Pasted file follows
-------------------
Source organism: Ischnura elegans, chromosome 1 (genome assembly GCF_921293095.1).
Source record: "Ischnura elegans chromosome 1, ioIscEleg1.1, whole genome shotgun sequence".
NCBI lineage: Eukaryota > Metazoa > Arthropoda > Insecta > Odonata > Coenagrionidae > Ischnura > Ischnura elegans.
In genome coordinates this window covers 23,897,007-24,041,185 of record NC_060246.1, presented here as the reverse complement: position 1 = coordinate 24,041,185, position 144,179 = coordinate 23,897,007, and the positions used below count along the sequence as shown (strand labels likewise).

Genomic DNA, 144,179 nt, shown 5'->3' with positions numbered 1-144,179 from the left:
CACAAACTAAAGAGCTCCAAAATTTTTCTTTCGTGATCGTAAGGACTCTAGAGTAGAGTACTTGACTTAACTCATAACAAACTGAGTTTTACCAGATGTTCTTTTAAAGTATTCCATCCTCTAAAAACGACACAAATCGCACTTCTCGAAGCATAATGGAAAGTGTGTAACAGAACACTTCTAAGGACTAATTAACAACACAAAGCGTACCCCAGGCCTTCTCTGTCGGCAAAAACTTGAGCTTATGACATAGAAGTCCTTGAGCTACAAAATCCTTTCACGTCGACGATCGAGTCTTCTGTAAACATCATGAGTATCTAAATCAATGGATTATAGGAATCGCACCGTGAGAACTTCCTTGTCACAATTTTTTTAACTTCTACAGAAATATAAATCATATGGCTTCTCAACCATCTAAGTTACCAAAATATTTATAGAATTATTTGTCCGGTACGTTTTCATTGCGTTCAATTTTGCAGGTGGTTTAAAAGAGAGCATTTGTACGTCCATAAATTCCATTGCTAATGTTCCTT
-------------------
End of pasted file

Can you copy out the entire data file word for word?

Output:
Source organism: Ischnura elegans, chromosome 1 (genome assembly GCF_921293095.1).
Source record: "Ischnura elegans chromosome 1, ioIscEleg1.1, whole genome shotgun sequence".
NCBI lineage: Eukaryota > Metazoa > Arthropoda > Insecta > Odonata > Coenagrionidae > Ischnura > Ischnura elegans.
In genome coordinates this window covers 23,897,007-24,041,185 of record NC_060246.1, presented here as the reverse complement: position 1 = coordinate 24,041,185, position 144,179 = coordinate 23,897,007, and the positions used below count along the sequence as shown (strand labels likewise).

Genomic DNA, 144,179 nt, shown 5'->3' with positions numbered 1-144,179 from the left:
CACAAACTAAAGAGCTCCAAAATTTTTCTTTCGTGATCGTAAGGACTCTAGAGTAGAGTACTTGACTTAACTCATAACAAACTGAGTTTTACCAGATGTTCTTTTAAAGTATTCCATCCTCTAAAAACGACACAAATCGCACTTCTCGAAGCATAATGGAAAGTGTGTAACAGAACACTTCTAAGGACTAATTAACAACACAAAGCGTACCCCAGGCCTTCTCTGTCGGCAAAAACTTGAGCTTATGACATAGAAGTCCTTGAGCTACAAAATCCTTTCACGTCGACGATCGAGTCTTCTGTAAACATCATGAGTATCTAAATCAATGGATTATAGGAATCGCACCGTGAGAACTTCCTTGTCACAATTTTTTTAACTTCTACAGAAATATAAATCATATGGCTTCTCAACCATCTAAGTTACCAAAATATTTATAGAATTATTTGTCCGGTACGTTTTCATTGCGTTCAATTTTGCAGGTGGTTTAAAAGAGAGCATTTGTACGTCCATAAATTCCATTGCTAATGTTCCTT